The Le'Veon Bell holdout has taken an ugly turn this afternoon, with some of his teammates—namely the offensive line—criticizing Bell for his continued holdout as the season quickly approaches. Bell remained away from the Steelers facility this week as Pittsburgh prepares for its season opener Sunday against the Cleveland Browns and has refused to sign his franchise tender because he wants a long-term deal.
Steelers officials were hopeful he would show up, but his agent made clear this afternoon that Bell was focused on protecting his long-term viability in a league that chews up and spits out running backs. Several Steelers teammates, including Pittsburgh union rep Ramon Foster, have taken the strange step of openly criticizing Bell, and counting his money.
As Rich Eisen pointed out, that is three-fifths of the Steelers offensive line sandbagging their own running back. And Foster, who represents Pittsburgh players in the NFLPA, is criticizing Bell for wanting to secure more money! From the Steelers billionaire owners! Only in the NFL's twisted, gladiatorial world could this ever make any sense.
Le'Veon Bell also held out of camp last year in hopes of securing a long-term deal, but the Steelers made clear they were not going to do that and he eventually did sign the franchise tender that paid him just over $12 million for the year. This year, the Steelers again used the franchise tag (which would pay him $14 million) on Bell instead of working on a long-term deal, and Bell does not appear inclined to accept it this time. He can still become a free agent in 2019 if he signs it by Week 11, so that would be the latest we'd likely see Bell return.
Bell is in a tough spot, made tougher by his teammates today, because he is running out of time to cash in on his obvious value. The average NFL career is just a tick over 3 years. The average running back career is about 2.5 years. Bell is obviously not average, but he is fast approaching the age where teams simply stop paying running backs. Jamaal Charles, who not long ago was one of the most exciting running backs in the league, is a free agent. Adrian Peterson, a legit superstar, signed a $1 million contract with Washington. They have had injuries, and in Peterson's case, off-field issues, but more than anything their problem is that they are old at a position that values youth.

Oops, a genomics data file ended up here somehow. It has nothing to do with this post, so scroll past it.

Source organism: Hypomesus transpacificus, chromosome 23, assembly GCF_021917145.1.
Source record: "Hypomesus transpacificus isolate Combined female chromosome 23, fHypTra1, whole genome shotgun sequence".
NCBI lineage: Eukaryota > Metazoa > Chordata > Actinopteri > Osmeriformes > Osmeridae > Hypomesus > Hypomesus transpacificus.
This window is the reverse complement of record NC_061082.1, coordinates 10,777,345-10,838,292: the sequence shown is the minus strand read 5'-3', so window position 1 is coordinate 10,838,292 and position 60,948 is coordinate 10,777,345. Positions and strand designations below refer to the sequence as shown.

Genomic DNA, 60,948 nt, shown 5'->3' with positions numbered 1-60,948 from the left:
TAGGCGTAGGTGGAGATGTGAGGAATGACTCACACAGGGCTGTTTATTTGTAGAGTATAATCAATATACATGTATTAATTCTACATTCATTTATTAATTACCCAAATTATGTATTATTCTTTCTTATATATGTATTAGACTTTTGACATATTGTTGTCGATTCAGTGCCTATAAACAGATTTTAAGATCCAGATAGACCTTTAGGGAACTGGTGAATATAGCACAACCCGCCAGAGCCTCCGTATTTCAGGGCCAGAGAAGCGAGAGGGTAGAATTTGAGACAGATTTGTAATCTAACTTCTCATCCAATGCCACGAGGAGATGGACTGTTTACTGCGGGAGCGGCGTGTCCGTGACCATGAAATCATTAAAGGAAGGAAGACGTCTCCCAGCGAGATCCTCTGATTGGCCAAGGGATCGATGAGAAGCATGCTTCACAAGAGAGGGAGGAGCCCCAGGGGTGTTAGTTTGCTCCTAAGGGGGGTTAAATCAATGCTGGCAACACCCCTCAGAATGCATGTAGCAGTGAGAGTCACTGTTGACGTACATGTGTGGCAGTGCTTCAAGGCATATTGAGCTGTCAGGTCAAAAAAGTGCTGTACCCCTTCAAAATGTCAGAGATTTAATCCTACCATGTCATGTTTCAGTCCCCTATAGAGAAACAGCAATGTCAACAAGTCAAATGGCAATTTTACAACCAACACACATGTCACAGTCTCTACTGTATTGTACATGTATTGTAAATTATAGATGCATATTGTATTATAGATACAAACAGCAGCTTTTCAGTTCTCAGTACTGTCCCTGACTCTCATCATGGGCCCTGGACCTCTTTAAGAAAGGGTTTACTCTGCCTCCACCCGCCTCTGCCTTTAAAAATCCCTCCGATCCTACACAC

That's what makes it so discouraging to see teammates and an honest-to-God union rep regurgitate ownership talking points when they know what he's up against, and they know what kind of toll it takes on the body to touch the ball 406 times over the course of one season. The Pittsburgh Steelers are valued at $2.45 billion. As of 2015, owner Art Rooney II alone was worth $1.2 billion. Foster is aligning himself with the Rooneys and pointing out the disparity in pay between himself and Le'Veon Bell, when both salaries are peanuts to the Rooneys.
This is how the NFL wins every labor dispute. Fans, columnists, and radio hosts all want individuals to sacrifice everything for the team. That has always been the case, and always will. Players, too, expect each other to buy into the concept of the team. But to openly criticize a player for demanding nothing more than what he's worth only serves to embolden owners to give less and less. To do so in the name of sacrifice for team and glory is just absurd—a holdout is the only leverage players have when trying to negotiate a contract, it makes absolutely no sense to torpedo that option, especially when it's your own teammate.
Le'Veon Bell is a 26-year-old superstar who had the most touches in the league last year and simply wants to be paid his actual worth at a time when he can still capitalize on his talent. How any player playing in this league could criticize that is a mystery.